Symptom management and supportive care are essential to high-quality cancer care and optimal patient outcomes, but many barriers exist to their integration in routine oncology settings. Despite the availability and cost-effectiveness of validated symptom assessment tools, evidence-based supportive care interventions and clinical guidelines, adoption of supportive care using patient-reported outcomes in clinical practice remains low, leaving many patients with poor symptom control, unmet needs, and preventable suffering. Patient-reported outcomes offer one approach to symptom assessment by capturing the unique needs and values of each patient. This strategy is effective in identifying patients' needs, but does not necessarily help oncology providers address and manage these needs in their clinical interactions. Novel approaches are needed to facilitate systematic symptom assessment and management, and guide the appropriate provision of supportive care in real-world oncology settings. To address this critical gap in cancer care, this project will involve the development and pilot testing of a supportive care tool, embedded in the existing electronic health record, that collects patient-reported assessments of symptoms and supportive care needs, using well-established tools, and links these data to a system of evidence-based algorithms for supportive care.
Specific aims of this project are: 1) to develop the content, design and technical infrastructure of an EHR-integrated supportive care tool, based on a pre- intervention assessment of stakeholder input and the local context; 2) to implement the EHR-integrated supportive care tool over an [18-month] intervention period in 5 HNCP outpatient clinics, with potential exposure of the tool to more than  eligible HNC patients and clinicians; and 3) to evaluate the [feasibility, acceptability, and] initial implementation of the EHR-integrated supportive care tool using a mixed methods approach. Findings from this project will provide the preliminary data to inform the design of a larger pragmatic randomized trial across multiple cancer clinics. The proposed K08 Career Development Award is designed to support the candidate's advanced training in cancer care delivery research, with formal training in the fields of clinical informatics and implementation science, while developing and pilot testing an electronic supportive care tool for use in routine oncology care. These broad goals are consistent with the National Cancer Institute's mission and scientific priorities.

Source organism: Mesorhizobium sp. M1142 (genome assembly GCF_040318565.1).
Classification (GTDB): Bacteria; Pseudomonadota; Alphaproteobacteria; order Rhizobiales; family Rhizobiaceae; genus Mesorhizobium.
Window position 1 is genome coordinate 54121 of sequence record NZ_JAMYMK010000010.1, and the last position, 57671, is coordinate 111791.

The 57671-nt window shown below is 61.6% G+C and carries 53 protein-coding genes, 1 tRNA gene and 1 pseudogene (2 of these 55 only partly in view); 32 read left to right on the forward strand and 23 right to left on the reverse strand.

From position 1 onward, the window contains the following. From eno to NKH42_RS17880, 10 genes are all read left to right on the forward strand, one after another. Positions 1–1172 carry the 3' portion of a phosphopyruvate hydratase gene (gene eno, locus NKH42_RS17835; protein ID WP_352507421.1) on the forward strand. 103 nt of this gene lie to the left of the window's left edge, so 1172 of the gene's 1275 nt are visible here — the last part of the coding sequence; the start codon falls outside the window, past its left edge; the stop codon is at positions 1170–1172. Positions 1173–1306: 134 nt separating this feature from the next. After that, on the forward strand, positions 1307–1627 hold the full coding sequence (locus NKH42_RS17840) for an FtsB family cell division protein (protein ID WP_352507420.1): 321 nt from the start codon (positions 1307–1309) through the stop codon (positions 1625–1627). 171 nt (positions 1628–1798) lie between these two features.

With nearly 17 million cancer survivors living in the United States and 1.7 million new cancer diagnoses each year, effective delivery of supportive care to reduce symptom burden and promote quality of life in cancer patients is critical. There is strong evidence demonstrating the benefits of supportive care at all phases of cancer care, but unfortunately, many barriers exist to integration into routine cancer care, leaving many patients without adequate support for common physical and psychological symptoms. This project will develop and pilot test a novel tool within the electronic health record system to facilitate systematic symptom assessment and the tailored delivery of supportive care in a real-world multidisciplinary oncology setting.